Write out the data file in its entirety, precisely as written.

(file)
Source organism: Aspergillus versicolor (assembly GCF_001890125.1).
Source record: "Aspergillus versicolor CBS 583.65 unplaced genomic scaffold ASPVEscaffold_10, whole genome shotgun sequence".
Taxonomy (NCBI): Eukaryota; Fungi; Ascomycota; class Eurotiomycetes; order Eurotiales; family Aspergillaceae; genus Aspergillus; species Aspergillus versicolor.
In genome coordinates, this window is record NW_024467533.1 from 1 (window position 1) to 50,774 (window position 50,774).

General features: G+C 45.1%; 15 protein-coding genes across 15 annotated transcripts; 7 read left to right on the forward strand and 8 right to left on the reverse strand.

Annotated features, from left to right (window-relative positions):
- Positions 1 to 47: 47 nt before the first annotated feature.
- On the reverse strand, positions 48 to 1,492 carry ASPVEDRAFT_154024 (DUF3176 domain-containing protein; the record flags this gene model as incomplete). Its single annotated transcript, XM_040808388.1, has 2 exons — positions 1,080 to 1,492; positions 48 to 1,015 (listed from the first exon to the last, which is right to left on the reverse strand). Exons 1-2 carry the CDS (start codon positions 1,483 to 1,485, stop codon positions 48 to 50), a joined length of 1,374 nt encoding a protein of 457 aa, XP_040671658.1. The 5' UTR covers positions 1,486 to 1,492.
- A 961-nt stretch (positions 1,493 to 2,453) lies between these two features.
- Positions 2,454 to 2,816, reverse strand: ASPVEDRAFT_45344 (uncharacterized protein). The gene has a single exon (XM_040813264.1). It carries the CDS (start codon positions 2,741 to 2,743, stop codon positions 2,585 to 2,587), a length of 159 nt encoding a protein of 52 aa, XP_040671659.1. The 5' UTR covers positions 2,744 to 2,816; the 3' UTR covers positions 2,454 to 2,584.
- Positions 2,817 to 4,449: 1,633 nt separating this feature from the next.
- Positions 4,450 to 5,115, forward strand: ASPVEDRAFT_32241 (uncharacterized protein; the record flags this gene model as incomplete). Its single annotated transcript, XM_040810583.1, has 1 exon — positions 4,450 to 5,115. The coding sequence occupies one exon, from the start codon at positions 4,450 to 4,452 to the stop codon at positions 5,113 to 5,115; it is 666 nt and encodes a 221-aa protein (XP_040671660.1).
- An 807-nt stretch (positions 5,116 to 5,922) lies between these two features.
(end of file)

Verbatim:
Source organism: Aspergillus versicolor (assembly GCF_001890125.1).
Source record: "Aspergillus versicolor CBS 583.65 unplaced genomic scaffold ASPVEscaffold_10, whole genome shotgun sequence".
Taxonomy (NCBI): Eukaryota; Fungi; Ascomycota; class Eurotiomycetes; order Eurotiales; family Aspergillaceae; genus Aspergillus; species Aspergillus versicolor.
In genome coordinates, this window is record NW_024467533.1 from 1 (window position 1) to 50,774 (window position 50,774).

General features: G+C 45.1%; 15 protein-coding genes across 15 annotated transcripts; 7 read left to right on the forward strand and 8 right to left on the reverse strand.

Annotated features, from left to right (window-relative positions):
- Positions 1 to 47: 47 nt before the first annotated feature.
- On the reverse strand, positions 48 to 1,492 carry ASPVEDRAFT_154024 (DUF3176 domain-containing protein; the record flags this gene model as incomplete). Its single annotated transcript, XM_040808388.1, has 2 exons — positions 1,080 to 1,492; positions 48 to 1,015 (listed from the first exon to the last, which is right to left on the reverse strand). Exons 1-2 carry the CDS (start codon positions 1,483 to 1,485, stop codon positions 48 to 50), a joined length of 1,374 nt encoding a protein of 457 aa, XP_040671658.1. The 5' UTR covers positions 1,486 to 1,492.
- A 961-nt stretch (positions 1,493 to 2,453) lies between these two features.
- Positions 2,454 to 2,816, reverse strand: ASPVEDRAFT_45344 (uncharacterized protein). The gene has a single exon (XM_040813264.1). It carries the CDS (start codon positions 2,741 to 2,743, stop codon positions 2,585 to 2,587), a length of 159 nt encoding a protein of 52 aa, XP_040671659.1. The 5' UTR covers positions 2,744 to 2,816; the 3' UTR covers positions 2,454 to 2,584.
- Positions 2,817 to 4,449: 1,633 nt separating this feature from the next.
- Positions 4,450 to 5,115, forward strand: ASPVEDRAFT_32241 (uncharacterized protein; the record flags this gene model as incomplete). Its single annotated transcript, XM_040810583.1, has 1 exon — positions 4,450 to 5,115. The coding sequence occupies one exon, from the start codon at positions 4,450 to 4,452 to the stop codon at positions 5,113 to 5,115; it is 666 nt and encodes a 221-aa protein (XP_040671660.1).
- An 807-nt stretch (positions 5,116 to 5,922) lies between these two features.